Teresa Johnson was a single mom and the director of HR and marketing for a boat company when she learned the company was headed in a direction inconsistent with her values. “I just couldn’t do it,” says Johnson. “It came down to integrity.”
Then a trusted colleague and accomplished angler, Gary Clouse, pitched her a crazy idea: let’s start our own boat company.
Johnson said yes immediately. After a year of waiting, due to a non-compete clause in their contracts, Clouse and Johnson launched Phoenix Boats in 2007, which has become known as one of the industry leaders in quality and innovation.
She hadn’t set out to be a business owner; raised on Army bases with a father who was a military officer, Johnson envisioned going to work for a company and staying there for a lifetime. “I didn’t know any entrepreneurs,” Johnson recalls.
Armed with Clouse’s passion for the sport of bass fishing and Johnson’s business acumen, Phoenix Boats began modestly in 2007. Their first investor unintentionally helped to name the company, saying they’d really risen from the ashes, like a phoenix. “The first three or four years were tough,” Johnson says. “There was lots of bootstrapping.”
The recession hit shortly after the company launched. Unexpectedly, the sales of high-end boat manufacturers dropped so quickly that it created space in the market for a new brand. The recession turned out to be beneficial for Phoenix.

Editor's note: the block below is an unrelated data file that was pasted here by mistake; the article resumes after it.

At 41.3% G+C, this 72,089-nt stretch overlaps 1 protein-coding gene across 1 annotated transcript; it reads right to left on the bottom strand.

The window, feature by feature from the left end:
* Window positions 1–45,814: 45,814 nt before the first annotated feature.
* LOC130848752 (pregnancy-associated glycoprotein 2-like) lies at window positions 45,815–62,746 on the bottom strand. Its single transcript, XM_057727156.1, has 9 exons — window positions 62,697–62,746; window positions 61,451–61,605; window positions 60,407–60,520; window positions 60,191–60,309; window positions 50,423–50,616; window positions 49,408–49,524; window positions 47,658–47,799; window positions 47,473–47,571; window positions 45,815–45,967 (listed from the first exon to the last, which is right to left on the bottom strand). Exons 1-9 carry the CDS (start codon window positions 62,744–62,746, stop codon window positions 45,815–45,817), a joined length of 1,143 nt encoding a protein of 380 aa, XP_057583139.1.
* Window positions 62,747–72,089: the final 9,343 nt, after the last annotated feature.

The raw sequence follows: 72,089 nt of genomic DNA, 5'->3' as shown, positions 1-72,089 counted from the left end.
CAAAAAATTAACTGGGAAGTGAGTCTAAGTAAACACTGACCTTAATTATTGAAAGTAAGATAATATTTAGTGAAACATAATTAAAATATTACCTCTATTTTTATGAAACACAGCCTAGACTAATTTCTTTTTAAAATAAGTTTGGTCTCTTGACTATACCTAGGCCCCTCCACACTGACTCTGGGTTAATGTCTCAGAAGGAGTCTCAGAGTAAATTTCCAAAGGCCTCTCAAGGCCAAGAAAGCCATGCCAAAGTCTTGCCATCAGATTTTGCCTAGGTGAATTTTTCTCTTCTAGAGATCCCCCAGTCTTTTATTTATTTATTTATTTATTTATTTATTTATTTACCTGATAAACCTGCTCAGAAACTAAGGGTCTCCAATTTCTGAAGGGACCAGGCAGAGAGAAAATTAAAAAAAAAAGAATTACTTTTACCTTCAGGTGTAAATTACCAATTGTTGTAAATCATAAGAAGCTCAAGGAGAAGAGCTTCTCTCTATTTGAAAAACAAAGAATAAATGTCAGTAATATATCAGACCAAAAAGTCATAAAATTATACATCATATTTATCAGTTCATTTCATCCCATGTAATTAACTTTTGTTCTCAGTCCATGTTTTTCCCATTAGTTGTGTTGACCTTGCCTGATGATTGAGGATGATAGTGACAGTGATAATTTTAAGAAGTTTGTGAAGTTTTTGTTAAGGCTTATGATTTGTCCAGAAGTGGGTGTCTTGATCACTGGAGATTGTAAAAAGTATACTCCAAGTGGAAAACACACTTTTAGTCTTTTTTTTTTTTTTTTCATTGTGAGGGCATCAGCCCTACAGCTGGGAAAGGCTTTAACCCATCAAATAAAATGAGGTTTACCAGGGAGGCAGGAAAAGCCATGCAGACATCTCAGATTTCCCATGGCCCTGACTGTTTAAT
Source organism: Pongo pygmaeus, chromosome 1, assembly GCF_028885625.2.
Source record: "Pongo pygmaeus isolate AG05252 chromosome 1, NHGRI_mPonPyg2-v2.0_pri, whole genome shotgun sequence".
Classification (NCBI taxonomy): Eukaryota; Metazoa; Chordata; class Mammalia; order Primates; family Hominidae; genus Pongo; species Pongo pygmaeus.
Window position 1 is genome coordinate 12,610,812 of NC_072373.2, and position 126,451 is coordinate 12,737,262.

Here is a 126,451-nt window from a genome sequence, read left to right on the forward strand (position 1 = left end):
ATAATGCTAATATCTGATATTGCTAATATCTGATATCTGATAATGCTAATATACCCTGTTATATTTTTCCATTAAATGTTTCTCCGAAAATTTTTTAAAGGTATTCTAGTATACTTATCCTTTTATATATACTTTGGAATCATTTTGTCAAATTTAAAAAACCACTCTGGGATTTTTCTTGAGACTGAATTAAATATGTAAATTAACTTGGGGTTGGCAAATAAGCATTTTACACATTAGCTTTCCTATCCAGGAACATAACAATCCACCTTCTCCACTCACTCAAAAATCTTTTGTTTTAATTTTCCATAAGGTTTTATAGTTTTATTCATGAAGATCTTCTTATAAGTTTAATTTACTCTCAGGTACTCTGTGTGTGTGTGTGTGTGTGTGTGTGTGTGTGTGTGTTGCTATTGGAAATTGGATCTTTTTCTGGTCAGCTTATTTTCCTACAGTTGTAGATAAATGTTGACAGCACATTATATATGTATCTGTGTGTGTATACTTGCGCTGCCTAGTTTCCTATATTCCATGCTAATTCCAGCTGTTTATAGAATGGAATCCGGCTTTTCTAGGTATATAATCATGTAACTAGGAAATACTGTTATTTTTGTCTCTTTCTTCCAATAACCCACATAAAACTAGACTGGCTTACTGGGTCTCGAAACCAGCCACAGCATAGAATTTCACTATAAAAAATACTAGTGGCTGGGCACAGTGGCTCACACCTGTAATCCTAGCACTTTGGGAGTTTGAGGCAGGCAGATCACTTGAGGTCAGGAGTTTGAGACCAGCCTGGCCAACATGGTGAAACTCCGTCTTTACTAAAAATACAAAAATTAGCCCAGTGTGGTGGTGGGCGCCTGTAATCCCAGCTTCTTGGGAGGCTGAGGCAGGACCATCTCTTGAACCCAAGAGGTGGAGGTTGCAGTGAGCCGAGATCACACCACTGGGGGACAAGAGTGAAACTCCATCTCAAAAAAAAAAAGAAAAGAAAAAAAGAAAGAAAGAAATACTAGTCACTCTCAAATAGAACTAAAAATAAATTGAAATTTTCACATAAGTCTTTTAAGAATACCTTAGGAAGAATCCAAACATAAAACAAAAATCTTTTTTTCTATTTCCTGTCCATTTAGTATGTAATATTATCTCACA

Today, Phoenix Boats’ 125 employees build and sell 1200 boats a year out of their Tennessee-based headquarters. Johnson, the unexpected entrepreneur, is the Chief Operating Officer and has built a second business as the owner of five art studios. “Now I’m kind of shocked that there are people who don’t want to open their own business,” she says.
Returning to the classroom
While she’d not planned on being a business owner, Johnson had always intended to return to school. “The day I graduated with my MBA, I thought, I want to get my PhD.” But business and parenthood slowed her plans. Thirty years later, the dream was still on her mind.
Johnson found the Ph.D./D.B.A. Program in Values-Driven Leadership on the internet. “I saw the title of the program, values-driven leadership, and I knew that was it. Years ago, I’d quit my job because of that sort of leadership. To now apply for the program was like coming full circle.”
Now a student, Johnson loves the opportunity to learn from the program’s visiting scholars, the top researchers and academics for each course in the curriculum. “I get bored easily, and I don’t want just one perspective,” Johnson says. “The visiting scholars have truly been the best part of the program.”
She also enjoys being in the classroom with a cohort of experienced leaders, in an environment that allows the executive students to learn from each other as well as from the visiting scholars and Benedictine faculty.
“I‘m at an age where I don’t get the opportunity to meet new people,” Johnson says. Just a few months into her studies, she already believes that there are classmates in the program that will be lifelong friends. “I’d gotten to the point that I wasn’t going to meet anyone who was going to challenge me from an intellectual perspective. With the program, that has changed in my life.”